I remember the first Passover seder I participated in, and how afterward, as a result of that experience, how many passages within the Scriptures just came alive for me.  It gave those passages a new depth of meaning that I had never known before, and it set my heart on fire for God and gave me a ravenous hunger for more of Him and His Word.  And like me, there are many others in the movement who have had their own experiences and insights that have moved them to become a part of this growing movement as well.


Also, the Messianic Movement is “a return.”  It is the desire of those in the movement to return back to the original beliefs, model and practices of Yeshua/Jesus and His early disciples during Israel’s Second Temple era.  Yeshua (Jesus) is an Israeli Jew who lived and taught as a Jewish rabbi of the 1st century, C.E., within the land of Israel, proclaiming and teaching the Torah (God’s Law) and about the Basar Malkhut Hashamayim (“the good news of the kingdom of heaven”).

So contrary to the accusation by many Christians who see this movement as trying to rebuild the wall of separation between Jew and Gentile (non-Jew) or the accusation by mainstream Judaism that this is just a trick to con Jews into Christianity, it is neither. It is the sincere desire of those within the movement to return to what is taught and seen in the pages of the B’rit Chadasha (New Testament), which is a Jewish movement consisting of Torah-believing Jewish people within mainstream Judaism who believed and taught that Yeshua (Jesus) is the promised Messiah of Israel.

Growing up in the church, I remember many sermons by pastors who preached that we needed to return to a New Testament model.  It was said again and again. However, as I grew older, I realized by “New Testament model” they meant only one aspect of the New Testament that they felt was missing in the church.  But I took the message to heart, and I began to search the Scriptures to see what was truly presented within the pages of the New Testament, and after many years of research and study, it was this same heartfelt desire that led me to become a part of this movement.  And like me, it is this same heartfelt desire for a return that is motivating many – Jew and non-Jew alike – to also join and become a part of this growing movement.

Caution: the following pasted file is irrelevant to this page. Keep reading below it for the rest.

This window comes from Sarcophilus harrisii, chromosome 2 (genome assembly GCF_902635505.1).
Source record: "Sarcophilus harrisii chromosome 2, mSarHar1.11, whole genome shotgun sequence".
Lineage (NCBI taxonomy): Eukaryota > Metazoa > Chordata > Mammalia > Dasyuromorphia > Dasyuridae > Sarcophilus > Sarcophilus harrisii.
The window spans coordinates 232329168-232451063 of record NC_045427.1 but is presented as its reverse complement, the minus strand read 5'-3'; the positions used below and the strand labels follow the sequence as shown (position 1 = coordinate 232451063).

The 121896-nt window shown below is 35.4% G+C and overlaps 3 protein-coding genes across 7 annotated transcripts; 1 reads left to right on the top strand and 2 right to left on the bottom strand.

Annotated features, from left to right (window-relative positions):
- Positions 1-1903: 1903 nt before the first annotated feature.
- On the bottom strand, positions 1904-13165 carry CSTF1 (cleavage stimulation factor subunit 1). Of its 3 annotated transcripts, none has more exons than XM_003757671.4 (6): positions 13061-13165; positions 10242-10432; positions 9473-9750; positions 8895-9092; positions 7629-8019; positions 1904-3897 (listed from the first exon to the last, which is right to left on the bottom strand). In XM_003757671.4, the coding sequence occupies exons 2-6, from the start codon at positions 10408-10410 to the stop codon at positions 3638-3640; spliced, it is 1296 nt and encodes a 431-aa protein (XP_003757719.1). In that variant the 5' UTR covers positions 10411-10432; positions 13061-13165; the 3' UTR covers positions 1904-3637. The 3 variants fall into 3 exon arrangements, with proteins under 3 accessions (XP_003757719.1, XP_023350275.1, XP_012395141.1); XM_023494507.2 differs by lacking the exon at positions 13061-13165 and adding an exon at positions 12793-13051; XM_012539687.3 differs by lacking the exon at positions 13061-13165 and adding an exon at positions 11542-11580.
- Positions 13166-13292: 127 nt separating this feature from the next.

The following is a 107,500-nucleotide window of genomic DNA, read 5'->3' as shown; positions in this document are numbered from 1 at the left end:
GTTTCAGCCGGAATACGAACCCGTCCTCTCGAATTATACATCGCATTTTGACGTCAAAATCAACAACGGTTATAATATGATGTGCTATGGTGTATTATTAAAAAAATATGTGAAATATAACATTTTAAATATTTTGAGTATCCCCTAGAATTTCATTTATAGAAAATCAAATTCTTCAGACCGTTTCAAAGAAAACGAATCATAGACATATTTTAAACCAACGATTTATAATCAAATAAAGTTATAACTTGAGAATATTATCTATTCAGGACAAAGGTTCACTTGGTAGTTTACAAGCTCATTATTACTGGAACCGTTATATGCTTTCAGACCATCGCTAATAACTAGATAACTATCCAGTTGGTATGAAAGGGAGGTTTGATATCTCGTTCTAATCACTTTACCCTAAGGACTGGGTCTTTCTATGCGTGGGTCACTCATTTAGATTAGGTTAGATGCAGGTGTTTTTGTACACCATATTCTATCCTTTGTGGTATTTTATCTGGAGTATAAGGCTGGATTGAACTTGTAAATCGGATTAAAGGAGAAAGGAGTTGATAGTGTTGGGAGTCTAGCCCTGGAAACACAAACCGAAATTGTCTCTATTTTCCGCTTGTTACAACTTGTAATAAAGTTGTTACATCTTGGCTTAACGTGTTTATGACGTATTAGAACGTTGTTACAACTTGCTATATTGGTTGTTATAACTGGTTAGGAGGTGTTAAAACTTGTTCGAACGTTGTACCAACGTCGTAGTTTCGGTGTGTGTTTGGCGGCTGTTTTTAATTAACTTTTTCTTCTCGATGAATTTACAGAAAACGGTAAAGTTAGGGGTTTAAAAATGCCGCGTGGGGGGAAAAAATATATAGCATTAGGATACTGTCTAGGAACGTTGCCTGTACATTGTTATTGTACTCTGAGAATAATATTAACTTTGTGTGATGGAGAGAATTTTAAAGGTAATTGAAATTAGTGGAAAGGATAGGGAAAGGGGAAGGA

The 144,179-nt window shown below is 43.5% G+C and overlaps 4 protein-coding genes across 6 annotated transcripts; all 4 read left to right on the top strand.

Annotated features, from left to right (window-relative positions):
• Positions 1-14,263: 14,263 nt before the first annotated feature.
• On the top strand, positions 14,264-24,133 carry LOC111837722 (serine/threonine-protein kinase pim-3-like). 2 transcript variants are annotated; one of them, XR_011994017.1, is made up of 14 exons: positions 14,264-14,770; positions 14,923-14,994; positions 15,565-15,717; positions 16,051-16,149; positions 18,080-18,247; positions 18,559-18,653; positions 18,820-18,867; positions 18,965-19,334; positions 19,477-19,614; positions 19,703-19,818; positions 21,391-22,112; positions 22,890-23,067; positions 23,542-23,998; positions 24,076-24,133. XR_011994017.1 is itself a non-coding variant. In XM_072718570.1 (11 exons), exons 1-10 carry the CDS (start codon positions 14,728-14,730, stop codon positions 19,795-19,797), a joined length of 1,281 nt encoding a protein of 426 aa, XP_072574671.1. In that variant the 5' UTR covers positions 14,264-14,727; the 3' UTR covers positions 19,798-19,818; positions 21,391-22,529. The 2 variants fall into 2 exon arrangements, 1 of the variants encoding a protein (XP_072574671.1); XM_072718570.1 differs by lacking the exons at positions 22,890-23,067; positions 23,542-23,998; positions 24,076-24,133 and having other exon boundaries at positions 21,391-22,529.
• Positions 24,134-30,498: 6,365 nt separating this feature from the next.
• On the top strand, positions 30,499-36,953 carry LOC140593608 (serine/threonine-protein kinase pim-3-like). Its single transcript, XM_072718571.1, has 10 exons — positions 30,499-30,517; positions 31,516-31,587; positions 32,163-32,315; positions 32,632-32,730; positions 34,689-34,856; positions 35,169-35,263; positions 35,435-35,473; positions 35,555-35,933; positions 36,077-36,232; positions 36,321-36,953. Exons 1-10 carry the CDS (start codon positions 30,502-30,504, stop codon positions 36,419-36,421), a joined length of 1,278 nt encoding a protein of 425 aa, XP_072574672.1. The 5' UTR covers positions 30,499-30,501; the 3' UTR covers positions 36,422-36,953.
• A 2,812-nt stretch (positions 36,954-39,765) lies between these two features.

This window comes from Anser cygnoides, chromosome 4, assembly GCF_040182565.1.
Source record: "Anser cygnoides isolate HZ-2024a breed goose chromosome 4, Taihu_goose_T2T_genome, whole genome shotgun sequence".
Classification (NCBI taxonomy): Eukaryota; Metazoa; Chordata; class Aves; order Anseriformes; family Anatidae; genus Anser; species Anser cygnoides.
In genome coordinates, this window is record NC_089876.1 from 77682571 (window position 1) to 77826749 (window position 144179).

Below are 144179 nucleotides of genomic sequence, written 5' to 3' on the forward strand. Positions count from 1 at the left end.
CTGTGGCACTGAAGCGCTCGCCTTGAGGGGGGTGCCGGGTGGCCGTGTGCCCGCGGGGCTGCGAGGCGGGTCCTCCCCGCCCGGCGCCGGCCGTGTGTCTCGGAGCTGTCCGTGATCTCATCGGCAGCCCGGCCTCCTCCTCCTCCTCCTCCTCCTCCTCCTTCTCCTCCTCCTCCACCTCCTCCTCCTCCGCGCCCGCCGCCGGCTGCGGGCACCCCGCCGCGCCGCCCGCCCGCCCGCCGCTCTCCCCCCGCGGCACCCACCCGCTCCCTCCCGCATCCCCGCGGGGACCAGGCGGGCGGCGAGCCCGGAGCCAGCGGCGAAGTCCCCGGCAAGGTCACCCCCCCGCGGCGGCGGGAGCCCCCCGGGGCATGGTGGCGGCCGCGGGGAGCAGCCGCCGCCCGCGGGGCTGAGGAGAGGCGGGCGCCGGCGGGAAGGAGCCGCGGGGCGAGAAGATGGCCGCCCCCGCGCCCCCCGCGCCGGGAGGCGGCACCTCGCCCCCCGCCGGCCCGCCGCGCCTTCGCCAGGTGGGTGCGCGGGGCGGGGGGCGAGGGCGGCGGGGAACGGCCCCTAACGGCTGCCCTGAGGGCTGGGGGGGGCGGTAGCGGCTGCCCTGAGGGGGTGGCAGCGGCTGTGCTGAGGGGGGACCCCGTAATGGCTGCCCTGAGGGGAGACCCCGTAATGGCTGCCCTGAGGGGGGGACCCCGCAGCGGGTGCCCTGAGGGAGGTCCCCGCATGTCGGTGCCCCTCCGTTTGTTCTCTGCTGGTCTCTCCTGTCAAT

In addition, the Messianic Movement is a “reformation.”  The term “reformation” refers to “the act or process of improving something or someone by removing or correcting faults, problems, etc.”  Therefore, the Messianic Movement is seeking to improve the faith by returning to the original model, adding those elements that were there but were removed, and then also removing those non-biblical elements that were added through the centuries by the Roman Catholic Church.  It should be remembered that from the foundation of the Roman Catholic Church in the 4th century, C.E., until the Protestant Reformation in the 16th century, C.E., a time period of 12 centuries, there was no other church in the Western world but the Roman Catholic Church.


Finally, the Messianic Movement is a bridge that intersects and connects the two biblically-based world’s religions: Rabbinic Judaism and Christianity.  The point of intersection between these two religions is their belief in the God of Abraham, Isaac, and Jacob, and the writings of the Tanakh (Hebrew Scriptures), or what Christians call the “Old Testament.”

This “bridge” includes a huge and diverse grouping of people from one side of the bridge to the other side of the bridge.  On the one side of the bridge, you will find Christians of all denominations who may have an interest in a particular feast, such as Passover, or want to learn about the Jewish roots of their faith, to the other side of the bridge, where you will find Orthodox and Hasidic Jews who believe that Yeshua (Jesus) is the Promised Messiah, as well as everyone in-between these two spectrums.  So to say that one is “Messianic” only really denotes that one is somewhere on this bridge; it does not identify one’s religious affiliation, whether one sees oneself as belonging to Judaism or to Christianity.